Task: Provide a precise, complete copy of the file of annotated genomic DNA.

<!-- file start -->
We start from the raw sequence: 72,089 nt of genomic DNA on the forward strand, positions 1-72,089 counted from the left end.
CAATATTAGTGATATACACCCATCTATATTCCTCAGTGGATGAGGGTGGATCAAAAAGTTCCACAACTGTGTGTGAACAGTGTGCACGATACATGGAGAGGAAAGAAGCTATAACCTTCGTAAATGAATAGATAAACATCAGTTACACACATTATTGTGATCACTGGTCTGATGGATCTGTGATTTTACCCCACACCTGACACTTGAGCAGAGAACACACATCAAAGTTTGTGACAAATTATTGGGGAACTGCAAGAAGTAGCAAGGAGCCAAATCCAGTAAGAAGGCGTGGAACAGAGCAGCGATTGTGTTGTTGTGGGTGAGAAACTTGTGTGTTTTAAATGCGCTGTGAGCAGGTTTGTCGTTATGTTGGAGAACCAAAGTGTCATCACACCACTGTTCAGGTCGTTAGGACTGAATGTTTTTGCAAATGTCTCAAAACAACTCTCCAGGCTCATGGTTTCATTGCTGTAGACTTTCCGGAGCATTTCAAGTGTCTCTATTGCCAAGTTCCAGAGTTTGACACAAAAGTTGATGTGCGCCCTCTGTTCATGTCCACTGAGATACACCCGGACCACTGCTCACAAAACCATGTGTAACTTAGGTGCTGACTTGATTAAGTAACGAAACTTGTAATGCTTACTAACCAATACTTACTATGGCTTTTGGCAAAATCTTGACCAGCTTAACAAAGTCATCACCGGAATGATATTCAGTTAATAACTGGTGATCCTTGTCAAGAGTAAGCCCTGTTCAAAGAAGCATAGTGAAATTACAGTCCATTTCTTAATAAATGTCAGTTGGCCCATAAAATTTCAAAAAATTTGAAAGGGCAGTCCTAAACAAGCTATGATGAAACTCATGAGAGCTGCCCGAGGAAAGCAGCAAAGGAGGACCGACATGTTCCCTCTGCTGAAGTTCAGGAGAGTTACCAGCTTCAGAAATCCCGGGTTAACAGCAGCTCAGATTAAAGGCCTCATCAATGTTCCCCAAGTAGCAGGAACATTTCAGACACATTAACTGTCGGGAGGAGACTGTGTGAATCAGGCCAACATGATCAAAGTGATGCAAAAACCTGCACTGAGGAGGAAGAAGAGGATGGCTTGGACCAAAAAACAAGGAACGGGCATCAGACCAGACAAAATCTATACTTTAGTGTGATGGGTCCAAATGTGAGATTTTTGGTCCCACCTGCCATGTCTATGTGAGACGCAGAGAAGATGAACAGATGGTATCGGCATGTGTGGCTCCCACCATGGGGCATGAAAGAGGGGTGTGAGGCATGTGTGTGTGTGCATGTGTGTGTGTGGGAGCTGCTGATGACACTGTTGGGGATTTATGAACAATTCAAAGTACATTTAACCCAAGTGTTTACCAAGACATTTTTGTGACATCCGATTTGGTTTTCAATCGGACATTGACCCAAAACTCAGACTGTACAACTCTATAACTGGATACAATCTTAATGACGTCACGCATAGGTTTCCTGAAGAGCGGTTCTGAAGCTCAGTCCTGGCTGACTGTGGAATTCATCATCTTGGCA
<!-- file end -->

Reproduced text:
We start from the raw sequence: 72,089 nt of genomic DNA on the forward strand, positions 1-72,089 counted from the left end.
CAATATTAGTGATATACACCCATCTATATTCCTCAGTGGATGAGGGTGGATCAAAAAGTTCCACAACTGTGTGTGAACAGTGTGCACGATACATGGAGAGGAAAGAAGCTATAACCTTCGTAAATGAATAGATAAACATCAGTTACACACATTATTGTGATCACTGGTCTGATGGATCTGTGATTTTACCCCACACCTGACACTTGAGCAGAGAACACACATCAAAGTTTGTGACAAATTATTGGGGAACTGCAAGAAGTAGCAAGGAGCCAAATCCAGTAAGAAGGCGTGGAACAGAGCAGCGATTGTGTTGTTGTGGGTGAGAAACTTGTGTGTTTTAAATGCGCTGTGAGCAGGTTTGTCGTTATGTTGGAGAACCAAAGTGTCATCACACCACTGTTCAGGTCGTTAGGACTGAATGTTTTTGCAAATGTCTCAAAACAACTCTCCAGGCTCATGGTTTCATTGCTGTAGACTTTCCGGAGCATTTCAAGTGTCTCTATTGCCAAGTTCCAGAGTTTGACACAAAAGTTGATGTGCGCCCTCTGTTCATGTCCACTGAGATACACCCGGACCACTGCTCACAAAACCATGTGTAACTTAGGTGCTGACTTGATTAAGTAACGAAACTTGTAATGCTTACTAACCAATACTTACTATGGCTTTTGGCAAAATCTTGACCAGCTTAACAAAGTCATCACCGGAATGATATTCAGTTAATAACTGGTGATCCTTGTCAAGAGTAAGCCCTGTTCAAAGAAGCATAGTGAAATTACAGTCCATTTCTTAATAAATGTCAGTTGGCCCATAAAATTTCAAAAAATTTGAAAGGGCAGTCCTAAACAAGCTATGATGAAACTCATGAGAGCTGCCCGAGGAAAGCAGCAAAGGAGGACCGACATGTTCCCTCTGCTGAAGTTCAGGAGAGTTACCAGCTTCAGAAATCCCGGGTTAACAGCAGCTCAGATTAAAGGCCTCATCAATGTTCCCCAAGTAGCAGGAACATTTCAGACACATTAACTGTCGGGAGGAGACTGTGTGAATCAGGCCAACATGATCAAAGTGATGCAAAAACCTGCACTGAGGAGGAAGAAGAGGATGGCTTGGACCAAAAAACAAGGAACGGGCATCAGACCAGACAAAATCTATACTTTAGTGTGATGGGTCCAAATGTGAGATTTTTGGTCCCACCTGCCATGTCTATGTGAGACGCAGAGAAGATGAACAGATGGTATCGGCATGTGTGGCTCCCACCATGGGGCATGAAAGAGGGGTGTGAGGCATGTGTGTGTGTGCATGTGTGTGTGTGGGAGCTGCTGATGACACTGTTGGGGATTTATGAACAATTCAAAGTACATTTAACCCAAGTGTTTACCAAGACATTTTTGTGACATCCGATTTGGTTTTCAATCGGACATTGACCCAAAACTCAGACTGTACAACTCTATAACTGGATACAATCTTAATGACGTCACGCATAGGTTTCCTGAAGAGCGGTTCTGAAGCTCAGTCCTGGCTGACTGTGGAATTCATCATCTTGGCA